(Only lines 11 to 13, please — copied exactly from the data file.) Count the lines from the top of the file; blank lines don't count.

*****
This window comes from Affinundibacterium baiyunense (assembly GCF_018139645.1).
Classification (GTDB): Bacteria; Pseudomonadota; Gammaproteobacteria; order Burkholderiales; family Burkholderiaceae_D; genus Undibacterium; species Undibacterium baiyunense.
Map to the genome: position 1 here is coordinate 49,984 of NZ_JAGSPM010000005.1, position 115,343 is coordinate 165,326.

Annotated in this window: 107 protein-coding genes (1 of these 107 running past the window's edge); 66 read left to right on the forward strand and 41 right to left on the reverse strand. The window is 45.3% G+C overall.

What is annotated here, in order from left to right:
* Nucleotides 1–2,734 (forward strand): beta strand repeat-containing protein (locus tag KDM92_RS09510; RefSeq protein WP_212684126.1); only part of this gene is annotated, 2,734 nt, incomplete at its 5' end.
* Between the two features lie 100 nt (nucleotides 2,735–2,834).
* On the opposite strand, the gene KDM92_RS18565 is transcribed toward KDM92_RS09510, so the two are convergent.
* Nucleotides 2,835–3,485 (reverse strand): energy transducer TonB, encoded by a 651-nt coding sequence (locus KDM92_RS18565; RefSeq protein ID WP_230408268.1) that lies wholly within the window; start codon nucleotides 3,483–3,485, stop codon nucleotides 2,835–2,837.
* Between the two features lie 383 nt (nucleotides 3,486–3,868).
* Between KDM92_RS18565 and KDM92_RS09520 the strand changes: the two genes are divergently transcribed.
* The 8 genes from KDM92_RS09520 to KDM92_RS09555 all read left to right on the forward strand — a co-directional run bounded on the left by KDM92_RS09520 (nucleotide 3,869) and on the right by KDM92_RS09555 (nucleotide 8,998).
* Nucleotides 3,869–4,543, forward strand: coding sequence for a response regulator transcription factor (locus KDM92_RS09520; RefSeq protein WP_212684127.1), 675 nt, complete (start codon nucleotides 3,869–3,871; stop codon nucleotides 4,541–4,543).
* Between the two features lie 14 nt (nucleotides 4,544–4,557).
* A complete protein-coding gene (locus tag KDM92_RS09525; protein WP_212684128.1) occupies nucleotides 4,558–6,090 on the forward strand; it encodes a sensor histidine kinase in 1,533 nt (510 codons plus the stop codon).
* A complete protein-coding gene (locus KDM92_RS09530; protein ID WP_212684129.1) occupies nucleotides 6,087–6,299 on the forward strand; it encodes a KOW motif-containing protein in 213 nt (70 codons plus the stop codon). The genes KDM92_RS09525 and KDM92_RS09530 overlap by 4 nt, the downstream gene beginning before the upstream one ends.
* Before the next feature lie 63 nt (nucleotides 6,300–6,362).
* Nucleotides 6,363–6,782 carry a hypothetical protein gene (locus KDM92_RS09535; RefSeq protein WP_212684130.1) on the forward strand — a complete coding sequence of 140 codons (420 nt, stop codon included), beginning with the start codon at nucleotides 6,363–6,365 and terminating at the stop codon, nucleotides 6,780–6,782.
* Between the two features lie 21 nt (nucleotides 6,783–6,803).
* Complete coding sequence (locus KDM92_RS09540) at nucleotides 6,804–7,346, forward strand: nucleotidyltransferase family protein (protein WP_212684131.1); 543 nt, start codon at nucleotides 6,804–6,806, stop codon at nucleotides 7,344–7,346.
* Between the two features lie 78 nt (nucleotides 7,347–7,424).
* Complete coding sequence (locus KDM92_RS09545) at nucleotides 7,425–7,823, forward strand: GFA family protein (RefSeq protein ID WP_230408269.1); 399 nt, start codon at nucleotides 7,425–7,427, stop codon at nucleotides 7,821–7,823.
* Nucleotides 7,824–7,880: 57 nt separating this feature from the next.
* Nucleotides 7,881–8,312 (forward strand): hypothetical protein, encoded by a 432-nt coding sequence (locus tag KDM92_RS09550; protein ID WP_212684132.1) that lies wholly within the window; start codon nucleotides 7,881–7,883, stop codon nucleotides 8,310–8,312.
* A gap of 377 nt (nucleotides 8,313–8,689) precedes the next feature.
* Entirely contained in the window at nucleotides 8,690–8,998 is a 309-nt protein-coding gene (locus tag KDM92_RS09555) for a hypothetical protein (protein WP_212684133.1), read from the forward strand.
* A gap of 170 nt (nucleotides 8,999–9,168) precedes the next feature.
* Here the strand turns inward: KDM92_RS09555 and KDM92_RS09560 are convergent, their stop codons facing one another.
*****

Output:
* Between KDM92_RS18565 and KDM92_RS09520 the strand changes: the two genes are divergently transcribed.
* The 8 genes from KDM92_RS09520 to KDM92_RS09555 all read left to right on the forward strand — a co-directional run bounded on the left by KDM92_RS09520 (nucleotide 3,869) and on the right by KDM92_RS09555 (nucleotide 8,998).
* Nucleotides 3,869–4,543, forward strand: coding sequence for a response regulator transcription factor (locus KDM92_RS09520; RefSeq protein WP_212684127.1), 675 nt, complete (start codon nucleotides 3,869–3,871; stop codon nucleotides 4,541–4,543).